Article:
Other sensors aim to use sound and vibration as an indicator of processes going on in the area. We set up an array of special very-low-frequency microphones (an ‘infra-sound array’) on one outcrop of rock to listen to the deep sounds of cracking and grinding going on in the ice – like the deeper notes of thunder, these can travel many miles. The network of microphones allows us to locate the source of the sounds. The majority will come from the shifting sea ice blocks, but a few will likely come from the large ice shelf bergs. We’ve also paired this through-the-air vibration measurement system with three wide-spectrum seismometers to record the larger vibrations as they travel through the earth.
Dr. Erin Pettit adjusts the the infrasound array. Thin orange cables go out to several microphones located 10 to 100 meters away. The orange box on the left is a seismometer.
We are even listening to the water. After some careful scouting, our field guide found a path where we could safely approach the water’s edge several hundred feet below our field camp and install a hydrophone. This required a technical climb down a steep crumbling slope (which we’ve dubbed ‘Chucky’s Challenge’ after our intrepid BAS field guide). But this too paid off with several 2-minute data ‘takes’ of the ocean sonic environment. Erin put some of the data on a small speaker one evening after our dinner. It was haunting – booms and bangs and strange squeaks, and a constant background hum of tiny bubbles popping as the ice slowly melts.
Christina Carr (blue jacket) helps with the ropes as Chucky Stevens lowers himself to the ice-covered water. A small crack near the shoreline allowed us to place a hydrophone into the ocean.
We brought one more instrument with us that was intended to be used if a truly spectacular break-up were in progress – a camera system mounted onto a tethered helium-filled balloon (or ‘aerostat’). With a set of tiny cameras looking in all directions, the balloon can provide a continuous panorama of events in the ice for up to 24 hours. We decided to test the system for just a few hours one evening, and learn more about how to manage it for other projects.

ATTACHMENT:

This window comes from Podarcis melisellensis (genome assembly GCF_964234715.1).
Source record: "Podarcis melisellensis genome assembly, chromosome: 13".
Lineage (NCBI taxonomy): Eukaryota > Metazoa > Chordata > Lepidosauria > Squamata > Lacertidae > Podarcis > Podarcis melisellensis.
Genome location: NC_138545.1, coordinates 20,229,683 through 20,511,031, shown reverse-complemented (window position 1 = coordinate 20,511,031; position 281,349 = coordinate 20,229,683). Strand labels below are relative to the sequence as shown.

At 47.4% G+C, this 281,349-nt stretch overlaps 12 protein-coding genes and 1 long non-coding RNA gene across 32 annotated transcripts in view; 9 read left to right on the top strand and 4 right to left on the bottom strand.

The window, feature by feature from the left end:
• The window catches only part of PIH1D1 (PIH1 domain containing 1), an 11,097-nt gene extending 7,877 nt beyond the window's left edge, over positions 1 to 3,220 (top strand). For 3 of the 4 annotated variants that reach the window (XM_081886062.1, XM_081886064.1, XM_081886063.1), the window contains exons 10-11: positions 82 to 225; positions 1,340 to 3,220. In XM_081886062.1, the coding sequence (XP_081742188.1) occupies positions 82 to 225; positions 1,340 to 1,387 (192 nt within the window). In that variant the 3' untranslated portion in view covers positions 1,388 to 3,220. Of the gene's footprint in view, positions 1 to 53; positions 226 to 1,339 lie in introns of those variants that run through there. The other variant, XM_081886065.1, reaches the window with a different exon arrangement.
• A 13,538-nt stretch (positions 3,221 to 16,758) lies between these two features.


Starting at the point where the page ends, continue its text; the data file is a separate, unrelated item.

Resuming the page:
Set-up for the balloon deployment. Left, Erin indicates the expected direction of the flight. Right,Ted completes the set-up of the camera system just before deployment.
Images from Camera 1 on the balloon system. A hand-held GPS is mounted to the payload to record time and elevation during the flight (and records the latitude and longitude internally). Top left, image from ~25 feet above the surface (1013 feet above sea level), showing Erin and Ted, with Chucky at the balloon winch. Top right, image of our camp from approximately 180 feet above. Lower left, a picture of ‘Pippa’s Point (left outcrop) and ‘AMIGOS Point’ (right outcrop) from an elevation of 1000 feet above camp. Lower right, an image of some of the outcrops north of our camp from an altitude of 4674 feet above sea level.
Our work now is mostly managing our instruments, making sure the data acquired are good, and creating back-up copies of what we collect. Soon we will begin to pack up the gear and begin our return to Rothera and then South America. We are now the very last science team still out in the field in the British Antarctic Survey network… and it is getting dark every night. It is time to leave, before the Antarctic winter takes hold.